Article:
The Academy of Motion Picture Arts and Sciences said Thursday it was shelving plans for a "popular film" Oscar award that had been ridiculed by critics as a desperate bid to boost viewership and honour moneymaking movies.
"There has been a wide range of reactions to the introduction of a new award, and we recognise the need for further discussion with our members," Dawn Hudson, the CEO of the Academy, said in a statement.
"We have made changes to the Oscars over the years - including this year - and we will continue to evolve while also respecting the incredible legacy of the last 90 years."
The organisation that hands out the Oscars had announced the new award in August along with other changes to the 91st Oscars that will be held in Hollywood on February 24 of next year.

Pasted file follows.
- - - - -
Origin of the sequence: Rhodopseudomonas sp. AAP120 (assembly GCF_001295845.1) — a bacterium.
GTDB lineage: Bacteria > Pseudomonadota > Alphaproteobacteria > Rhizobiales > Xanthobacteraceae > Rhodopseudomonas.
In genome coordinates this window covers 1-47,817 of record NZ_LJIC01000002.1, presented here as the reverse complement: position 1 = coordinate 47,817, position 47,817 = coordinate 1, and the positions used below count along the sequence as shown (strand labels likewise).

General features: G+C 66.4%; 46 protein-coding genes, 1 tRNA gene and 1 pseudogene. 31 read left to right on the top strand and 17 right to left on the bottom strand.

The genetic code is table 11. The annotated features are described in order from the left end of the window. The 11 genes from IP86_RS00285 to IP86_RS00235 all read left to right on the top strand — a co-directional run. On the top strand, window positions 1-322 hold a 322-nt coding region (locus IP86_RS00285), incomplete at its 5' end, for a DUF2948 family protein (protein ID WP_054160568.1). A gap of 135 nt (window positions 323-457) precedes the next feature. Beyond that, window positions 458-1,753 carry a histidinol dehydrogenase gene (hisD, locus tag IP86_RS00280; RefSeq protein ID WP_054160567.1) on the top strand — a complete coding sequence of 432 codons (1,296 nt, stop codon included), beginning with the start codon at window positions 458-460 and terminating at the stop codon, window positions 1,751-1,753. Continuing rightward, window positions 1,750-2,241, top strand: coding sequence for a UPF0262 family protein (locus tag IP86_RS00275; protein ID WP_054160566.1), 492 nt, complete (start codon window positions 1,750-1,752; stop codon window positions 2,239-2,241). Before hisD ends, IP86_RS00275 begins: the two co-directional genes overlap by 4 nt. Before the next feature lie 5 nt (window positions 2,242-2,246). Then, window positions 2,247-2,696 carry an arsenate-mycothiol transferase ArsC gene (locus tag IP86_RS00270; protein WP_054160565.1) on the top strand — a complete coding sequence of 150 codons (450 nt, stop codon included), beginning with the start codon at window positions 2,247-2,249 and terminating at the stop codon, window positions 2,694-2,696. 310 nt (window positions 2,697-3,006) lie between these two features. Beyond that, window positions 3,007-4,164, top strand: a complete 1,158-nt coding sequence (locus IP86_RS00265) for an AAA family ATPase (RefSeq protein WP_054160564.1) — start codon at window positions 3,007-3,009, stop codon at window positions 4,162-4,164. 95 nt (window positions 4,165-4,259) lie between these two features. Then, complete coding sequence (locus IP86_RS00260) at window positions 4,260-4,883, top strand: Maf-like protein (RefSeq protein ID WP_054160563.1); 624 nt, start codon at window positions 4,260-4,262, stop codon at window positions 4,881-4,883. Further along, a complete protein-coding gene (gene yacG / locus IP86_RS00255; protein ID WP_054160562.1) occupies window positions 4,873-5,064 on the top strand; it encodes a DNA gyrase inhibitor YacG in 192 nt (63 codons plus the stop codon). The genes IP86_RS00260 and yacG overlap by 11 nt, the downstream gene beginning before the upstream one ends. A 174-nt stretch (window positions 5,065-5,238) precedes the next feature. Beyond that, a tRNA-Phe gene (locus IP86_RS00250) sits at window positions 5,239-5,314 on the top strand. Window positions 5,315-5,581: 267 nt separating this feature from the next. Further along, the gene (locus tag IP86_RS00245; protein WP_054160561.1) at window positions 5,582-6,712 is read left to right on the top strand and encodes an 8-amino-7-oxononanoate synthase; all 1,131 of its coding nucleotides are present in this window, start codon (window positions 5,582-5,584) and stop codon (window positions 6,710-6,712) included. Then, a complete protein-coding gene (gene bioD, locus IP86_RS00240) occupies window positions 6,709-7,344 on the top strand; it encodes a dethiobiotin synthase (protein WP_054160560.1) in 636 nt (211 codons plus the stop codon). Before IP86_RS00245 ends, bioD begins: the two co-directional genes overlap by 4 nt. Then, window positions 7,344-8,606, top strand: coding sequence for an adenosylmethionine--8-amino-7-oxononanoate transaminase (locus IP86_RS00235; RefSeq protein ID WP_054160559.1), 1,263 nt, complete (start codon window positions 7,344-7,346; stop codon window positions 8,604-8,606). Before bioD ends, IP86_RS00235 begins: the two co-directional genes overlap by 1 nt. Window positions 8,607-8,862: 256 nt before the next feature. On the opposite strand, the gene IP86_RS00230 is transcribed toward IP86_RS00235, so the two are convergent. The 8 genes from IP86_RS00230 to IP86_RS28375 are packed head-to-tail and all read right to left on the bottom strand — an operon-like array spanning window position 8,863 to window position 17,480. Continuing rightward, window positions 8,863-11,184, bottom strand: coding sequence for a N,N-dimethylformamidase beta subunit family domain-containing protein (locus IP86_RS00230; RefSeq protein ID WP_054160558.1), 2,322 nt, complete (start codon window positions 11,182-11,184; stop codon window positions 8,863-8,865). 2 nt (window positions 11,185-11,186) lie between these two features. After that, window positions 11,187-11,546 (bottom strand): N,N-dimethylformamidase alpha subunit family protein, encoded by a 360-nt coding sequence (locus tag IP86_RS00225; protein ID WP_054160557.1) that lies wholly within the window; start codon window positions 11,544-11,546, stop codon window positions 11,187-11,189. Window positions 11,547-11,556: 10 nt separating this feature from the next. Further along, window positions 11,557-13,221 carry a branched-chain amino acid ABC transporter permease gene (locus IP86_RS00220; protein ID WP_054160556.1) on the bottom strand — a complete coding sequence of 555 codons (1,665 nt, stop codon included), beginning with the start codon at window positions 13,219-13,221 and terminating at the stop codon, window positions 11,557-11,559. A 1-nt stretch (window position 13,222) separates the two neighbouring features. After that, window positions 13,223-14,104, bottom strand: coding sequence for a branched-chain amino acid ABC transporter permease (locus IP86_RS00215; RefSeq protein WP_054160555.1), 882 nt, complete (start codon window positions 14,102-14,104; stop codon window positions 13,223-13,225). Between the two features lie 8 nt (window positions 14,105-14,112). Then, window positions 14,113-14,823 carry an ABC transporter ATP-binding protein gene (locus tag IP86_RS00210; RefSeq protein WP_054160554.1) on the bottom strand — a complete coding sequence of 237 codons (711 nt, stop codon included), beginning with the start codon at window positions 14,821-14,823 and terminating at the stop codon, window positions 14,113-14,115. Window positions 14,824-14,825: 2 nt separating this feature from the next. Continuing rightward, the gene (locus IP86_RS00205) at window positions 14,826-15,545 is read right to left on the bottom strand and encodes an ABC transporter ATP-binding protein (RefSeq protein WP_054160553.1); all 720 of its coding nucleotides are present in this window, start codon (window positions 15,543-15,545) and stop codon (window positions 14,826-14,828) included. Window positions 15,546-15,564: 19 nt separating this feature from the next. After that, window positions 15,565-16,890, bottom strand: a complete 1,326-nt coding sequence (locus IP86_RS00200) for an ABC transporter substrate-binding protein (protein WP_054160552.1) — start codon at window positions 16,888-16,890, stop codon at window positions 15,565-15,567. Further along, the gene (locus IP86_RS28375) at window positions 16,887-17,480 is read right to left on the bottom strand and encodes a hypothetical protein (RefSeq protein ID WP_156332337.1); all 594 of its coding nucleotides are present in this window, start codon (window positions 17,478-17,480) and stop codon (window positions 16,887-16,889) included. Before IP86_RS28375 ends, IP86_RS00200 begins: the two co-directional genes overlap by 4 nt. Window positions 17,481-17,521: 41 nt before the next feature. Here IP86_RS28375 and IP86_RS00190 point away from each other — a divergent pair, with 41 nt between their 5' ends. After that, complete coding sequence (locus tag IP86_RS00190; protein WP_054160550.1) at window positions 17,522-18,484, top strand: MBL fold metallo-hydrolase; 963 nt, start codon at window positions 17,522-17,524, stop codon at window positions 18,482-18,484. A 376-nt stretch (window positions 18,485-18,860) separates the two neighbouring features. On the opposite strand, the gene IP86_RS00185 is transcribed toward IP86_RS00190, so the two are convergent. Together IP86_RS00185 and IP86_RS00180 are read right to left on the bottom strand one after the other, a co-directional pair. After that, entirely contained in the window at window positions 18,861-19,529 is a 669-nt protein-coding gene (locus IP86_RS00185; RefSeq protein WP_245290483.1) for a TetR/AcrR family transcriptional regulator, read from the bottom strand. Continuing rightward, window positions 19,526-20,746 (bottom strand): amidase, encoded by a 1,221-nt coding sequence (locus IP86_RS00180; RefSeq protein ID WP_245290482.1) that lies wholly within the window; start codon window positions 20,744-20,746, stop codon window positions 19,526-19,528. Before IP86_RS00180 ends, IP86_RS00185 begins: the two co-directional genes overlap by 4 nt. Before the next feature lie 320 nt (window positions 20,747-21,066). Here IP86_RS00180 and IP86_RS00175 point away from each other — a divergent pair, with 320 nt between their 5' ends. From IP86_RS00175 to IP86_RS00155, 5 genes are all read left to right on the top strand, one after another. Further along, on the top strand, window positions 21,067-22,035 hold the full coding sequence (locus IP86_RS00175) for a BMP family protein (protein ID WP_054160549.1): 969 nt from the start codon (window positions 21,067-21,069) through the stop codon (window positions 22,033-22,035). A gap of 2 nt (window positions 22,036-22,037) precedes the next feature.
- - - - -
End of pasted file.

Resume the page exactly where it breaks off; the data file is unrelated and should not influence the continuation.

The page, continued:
Those changes include shortening the ceremony to three hours -- this year's lasted nearly four -- and handing out some of the awards during commercial breaks.
The proposed "popular film" Oscar had been panned by critics as a bid to increase viewership of the annual show and to honour blockbuster movies such as Star War films or Marvel Universe films that rake in millions at the box office.
Viewership of the Oscars has been steadily declining over the years. This year's ceremony held on March 4 posted all-time low television ratings with 26.5 million viewers.
The Academy on Thursday also announced that the 2020 Oscars would be held on February 9, several weeks earlier than usual.
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